John Carney’s ‘Flora and Son’ is a nontraditional musical -- just as he likes it
John Carney doesn’t make stories with music so much as stories about music. Characters are changed by melody; relationships forged by rhyme. There’s nothing glittery about typical Carney characters. They wouldn’t belong in conventional musicals. “Flora and Son” carries on that theme with its warts-and-all depiction of a drinking-and-partying single mother (played memorably by Eve Hewson) in Dublin and clumsy-thief son Max (Orén Kinlan), who can hardly stand each other. These folks are never going to play Wembley, but their musical awakenings expand them as people and bond them as family.
“I don’t want to tell a story about Flora from the Flats who sings her heart out, gets a record deal, wins a Grammy, and that’s the only measurement of success,” says Carney. “That’s not a message I believe in.”
Flora happens across a garbage-bin guitar, rescues it, and after Max scoffs at the present, defiantly takes it up herself. Online teacher Jack (Joseph Gordon-Levitt) helps unlock her potential and the grown-ups discover incongruous harmony as aspiring rapper Max finds his own musical voice.
Flora and Max “can’t speak through language; they don’t know how to communicate. [With music], they start to find ways of communicating. It’s like learning to play a sport together; It’s a way of relating. Because you hate your family and you love them in the same weird way.”
If music is a language, then artistically speaking, it was Carney’s first language.
“I spent countless hours practicing when I should have been doing my homework, and hanging out with musicians and being in school bands. I joined a band called the Frames [led by Glen Hansard, eventual star of Carney’s breakthrough film, ‘Once’] and then I realized there was something about music that I didn’t like being my main job.
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“All the magical moments of my life had taken place during the listening of music. Coming home from school, sitting in my parents’ living room and watching the sun change the light on the wall, listening to ‘Stevie Wonder’s Original Musiquarium,’ or Steely Dan or Frank Sinatra, or the countless great ‘80s bands that my brother used to bring home. They were very, very pure moments. I wasn’t into having that thing turned into my job. So I slowly started getting into movies, and figured out a way of putting music into the movies and got the best of both worlds. I’m passionate about filmmaking, but my No. 1 thing will always be music.”
After working with his old bandmate Hansard (and others, including Maroon 5’s Adam Levine) on a couple of movies, Carney sought a songwriting partner for 2016’s “Sing Street” who could help him tell the story of a kid in the ‘80s taking in various musical influences (such as the Cure and Hall and Oates) and finding his own voice. He turned to Gary Clark, whose band, Danny Wilson, had a hit in 1987 with “Mary’s Prayer,” and had since been adding to his own work with writing and production for artists such as Natalie Imbruglia, Liz Phair and Demi Lovato.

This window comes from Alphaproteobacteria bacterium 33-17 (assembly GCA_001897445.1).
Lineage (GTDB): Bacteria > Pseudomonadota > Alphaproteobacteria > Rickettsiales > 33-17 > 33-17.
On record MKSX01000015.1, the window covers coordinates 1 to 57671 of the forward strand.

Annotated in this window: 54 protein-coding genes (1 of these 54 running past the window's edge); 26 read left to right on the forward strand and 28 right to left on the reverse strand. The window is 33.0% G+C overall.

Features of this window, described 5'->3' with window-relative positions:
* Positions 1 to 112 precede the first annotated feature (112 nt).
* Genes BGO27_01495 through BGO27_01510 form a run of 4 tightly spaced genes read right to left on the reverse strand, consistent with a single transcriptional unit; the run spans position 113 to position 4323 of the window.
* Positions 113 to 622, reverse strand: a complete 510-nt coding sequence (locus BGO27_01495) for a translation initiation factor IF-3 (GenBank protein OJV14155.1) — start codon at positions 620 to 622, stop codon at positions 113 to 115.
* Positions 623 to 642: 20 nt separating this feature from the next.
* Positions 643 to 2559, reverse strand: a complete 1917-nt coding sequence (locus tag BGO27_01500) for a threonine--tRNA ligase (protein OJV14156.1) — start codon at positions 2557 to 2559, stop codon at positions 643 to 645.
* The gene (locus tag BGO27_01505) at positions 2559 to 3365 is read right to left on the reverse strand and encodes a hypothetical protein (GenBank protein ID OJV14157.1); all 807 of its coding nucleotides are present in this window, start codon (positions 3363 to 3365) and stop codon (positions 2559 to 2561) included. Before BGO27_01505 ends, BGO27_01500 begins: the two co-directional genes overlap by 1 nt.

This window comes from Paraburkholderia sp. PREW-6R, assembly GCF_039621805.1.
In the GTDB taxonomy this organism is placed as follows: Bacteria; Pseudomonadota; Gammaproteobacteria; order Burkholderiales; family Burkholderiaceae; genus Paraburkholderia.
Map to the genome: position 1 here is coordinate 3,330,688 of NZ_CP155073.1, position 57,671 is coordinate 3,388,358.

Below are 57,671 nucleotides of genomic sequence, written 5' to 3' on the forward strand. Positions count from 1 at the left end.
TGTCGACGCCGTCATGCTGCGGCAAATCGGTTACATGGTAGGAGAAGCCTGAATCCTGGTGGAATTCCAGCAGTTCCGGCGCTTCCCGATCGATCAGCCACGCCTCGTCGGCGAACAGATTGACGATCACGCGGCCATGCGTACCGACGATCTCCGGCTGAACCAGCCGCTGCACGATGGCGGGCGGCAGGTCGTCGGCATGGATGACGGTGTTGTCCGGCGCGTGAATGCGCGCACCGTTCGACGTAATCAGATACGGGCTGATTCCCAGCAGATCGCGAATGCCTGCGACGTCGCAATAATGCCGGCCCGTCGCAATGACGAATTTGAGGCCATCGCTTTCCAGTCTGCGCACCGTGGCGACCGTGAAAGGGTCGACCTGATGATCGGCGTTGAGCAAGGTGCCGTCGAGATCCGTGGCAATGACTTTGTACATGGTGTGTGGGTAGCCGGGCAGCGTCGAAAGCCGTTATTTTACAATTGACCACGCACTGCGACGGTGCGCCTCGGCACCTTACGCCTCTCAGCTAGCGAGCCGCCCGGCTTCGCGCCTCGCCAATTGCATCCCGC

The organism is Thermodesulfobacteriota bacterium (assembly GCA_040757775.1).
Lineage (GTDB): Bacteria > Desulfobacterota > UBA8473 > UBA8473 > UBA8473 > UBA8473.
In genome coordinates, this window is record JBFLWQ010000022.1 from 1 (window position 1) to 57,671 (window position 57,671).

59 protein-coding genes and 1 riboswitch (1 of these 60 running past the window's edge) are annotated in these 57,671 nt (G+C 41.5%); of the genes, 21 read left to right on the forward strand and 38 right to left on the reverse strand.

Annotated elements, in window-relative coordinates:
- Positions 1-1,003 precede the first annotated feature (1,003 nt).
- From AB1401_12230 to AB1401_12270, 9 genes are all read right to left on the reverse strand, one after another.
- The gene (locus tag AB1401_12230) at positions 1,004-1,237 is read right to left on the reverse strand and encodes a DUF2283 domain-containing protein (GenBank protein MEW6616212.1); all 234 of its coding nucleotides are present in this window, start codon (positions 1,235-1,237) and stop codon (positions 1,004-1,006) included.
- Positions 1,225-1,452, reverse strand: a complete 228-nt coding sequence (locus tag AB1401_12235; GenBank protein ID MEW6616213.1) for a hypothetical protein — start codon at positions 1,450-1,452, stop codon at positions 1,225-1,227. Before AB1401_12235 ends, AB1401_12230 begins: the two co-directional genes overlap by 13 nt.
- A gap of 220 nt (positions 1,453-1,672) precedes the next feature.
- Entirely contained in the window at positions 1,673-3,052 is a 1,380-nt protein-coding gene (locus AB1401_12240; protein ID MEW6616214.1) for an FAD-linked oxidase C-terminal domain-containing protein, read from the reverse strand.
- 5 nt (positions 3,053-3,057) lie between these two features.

“I remember distinctly relating to the Danny Wilson album when I was young,” says Carney. “When it came to make ‘Sing Street,’ I was like, ‘OK, now I’ve made a couple of films, maybe I can lift up the phone to some of my heroes.’ So I got this chap’s number. I can’t remember how I got it.”
To me, a good musical, you should be able to take all the songs out of it and it would still work.
— John Carney
“John always plays his songwriting down, but actually as a writer, he has a very clear vision of what a song should say, and very often it’s the pivotal thing,” says Clark, sitting next to Carney at Apple Studios in Culver City.
“I’d say at least 80% of the stuff on ‘Flora’ comes from an idea that John’s got, that he demos on Garage Band and sends it over to me. I usually expand on lyrics, put the thing into Pro Tools and work the track up a bit more.”
It makes sense that Carney would be involved in most of the songs from inception because they are so embedded in the development of his characters and plots. But he makes nontraditional musicals; they ignore the tropes and clichés of the genre, especially in structure and stakes.
“Probably because I don’t believe in that, really,” he says. “Those structures can be picked apart by critics or analysts, but I don’t think the artists should be considering those things too much. It has to be story first because otherwise you do get into a jukebox feeling. To me, a good musical, you should be able to take all the songs out of it and it would still work. So ‘Guys and Dolls’ would still work completely and ‘Singin’ in the Rain’ would still work.”
And so would “Flora and Son.”
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